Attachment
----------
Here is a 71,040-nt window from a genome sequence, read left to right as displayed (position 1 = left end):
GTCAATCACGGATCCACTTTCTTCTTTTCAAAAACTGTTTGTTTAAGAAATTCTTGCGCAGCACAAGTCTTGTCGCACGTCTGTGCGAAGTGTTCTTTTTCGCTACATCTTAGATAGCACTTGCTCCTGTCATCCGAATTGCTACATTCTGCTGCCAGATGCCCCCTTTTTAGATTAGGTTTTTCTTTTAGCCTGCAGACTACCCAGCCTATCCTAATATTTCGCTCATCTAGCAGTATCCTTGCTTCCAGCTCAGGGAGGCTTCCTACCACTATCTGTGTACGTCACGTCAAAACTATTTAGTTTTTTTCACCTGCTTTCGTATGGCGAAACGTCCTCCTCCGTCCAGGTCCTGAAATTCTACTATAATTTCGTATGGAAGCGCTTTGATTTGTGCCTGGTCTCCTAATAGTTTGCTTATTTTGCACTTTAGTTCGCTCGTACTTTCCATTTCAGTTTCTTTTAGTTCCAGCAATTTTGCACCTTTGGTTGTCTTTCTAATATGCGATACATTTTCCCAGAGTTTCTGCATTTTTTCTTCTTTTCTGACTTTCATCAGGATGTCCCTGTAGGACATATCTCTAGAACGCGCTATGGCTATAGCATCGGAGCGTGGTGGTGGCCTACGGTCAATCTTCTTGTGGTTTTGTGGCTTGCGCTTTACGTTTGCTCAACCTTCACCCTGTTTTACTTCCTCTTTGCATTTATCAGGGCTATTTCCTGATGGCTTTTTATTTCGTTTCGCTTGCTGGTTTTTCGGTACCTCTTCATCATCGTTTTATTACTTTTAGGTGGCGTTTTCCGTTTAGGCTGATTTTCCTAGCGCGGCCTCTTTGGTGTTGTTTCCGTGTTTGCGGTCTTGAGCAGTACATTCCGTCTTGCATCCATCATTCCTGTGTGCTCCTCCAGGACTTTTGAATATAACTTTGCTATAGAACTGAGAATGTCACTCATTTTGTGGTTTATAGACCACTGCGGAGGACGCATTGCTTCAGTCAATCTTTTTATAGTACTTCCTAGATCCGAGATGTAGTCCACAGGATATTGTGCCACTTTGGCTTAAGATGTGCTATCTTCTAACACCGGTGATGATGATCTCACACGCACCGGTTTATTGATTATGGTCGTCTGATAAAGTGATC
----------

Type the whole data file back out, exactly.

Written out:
Here is a 71,040-nt window from a genome sequence, read left to right as displayed (position 1 = left end):
GTCAATCACGGATCCACTTTCTTCTTTTCAAAAACTGTTTGTTTAAGAAATTCTTGCGCAGCACAAGTCTTGTCGCACGTCTGTGCGAAGTGTTCTTTTTCGCTACATCTTAGATAGCACTTGCTCCTGTCATCCGAATTGCTACATTCTGCTGCCAGATGCCCCCTTTTTAGATTAGGTTTTTCTTTTAGCCTGCAGACTACCCAGCCTATCCTAATATTTCGCTCATCTAGCAGTATCCTTGCTTCCAGCTCAGGGAGGCTTCCTACCACTATCTGTGTACGTCACGTCAAAACTATTTAGTTTTTTTCACCTGCTTTCGTATGGCGAAACGTCCTCCTCCGTCCAGGTCCTGAAATTCTACTATAATTTCGTATGGAAGCGCTTTGATTTGTGCCTGGTCTCCTAATAGTTTGCTTATTTTGCACTTTAGTTCGCTCGTACTTTCCATTTCAGTTTCTTTTAGTTCCAGCAATTTTGCACCTTTGGTTGTCTTTCTAATATGCGATACATTTTCCCAGAGTTTCTGCATTTTTTCTTCTTTTCTGACTTTCATCAGGATGTCCCTGTAGGACATATCTCTAGAACGCGCTATGGCTATAGCATCGGAGCGTGGTGGTGGCCTACGGTCAATCTTCTTGTGGTTTTGTGGCTTGCGCTTTACGTTTGCTCAACCTTCACCCTGTTTTACTTCCTCTTTGCATTTATCAGGGCTATTTCCTGATGGCTTTTTATTTCGTTTCGCTTGCTGGTTTTTCGGTACCTCTTCATCATCGTTTTATTACTTTTAGGTGGCGTTTTCCGTTTAGGCTGATTTTCCTAGCGCGGCCTCTTTGGTGTTGTTTCCGTGTTTGCGGTCTTGAGCAGTACATTCCGTCTTGCATCCATCATTCCTGTGTGCTCCTCCAGGACTTTTGAATATAACTTTGCTATAGAACTGAGAATGTCACTCATTTTGTGGTTTATAGACCACTGCGGAGGACGCATTGCTTCAGTCAATCTTTTTATAGTACTTCCTAGATCCGAGATGTAGTCCACAGGATATTGTGCCACTTTGGCTTAAGATGTGCTATCTTCTAACACCGGTGATGATGATCTCACACGCACCGGTTTATTGATTATGGTCGTCTGATAAAGTGATC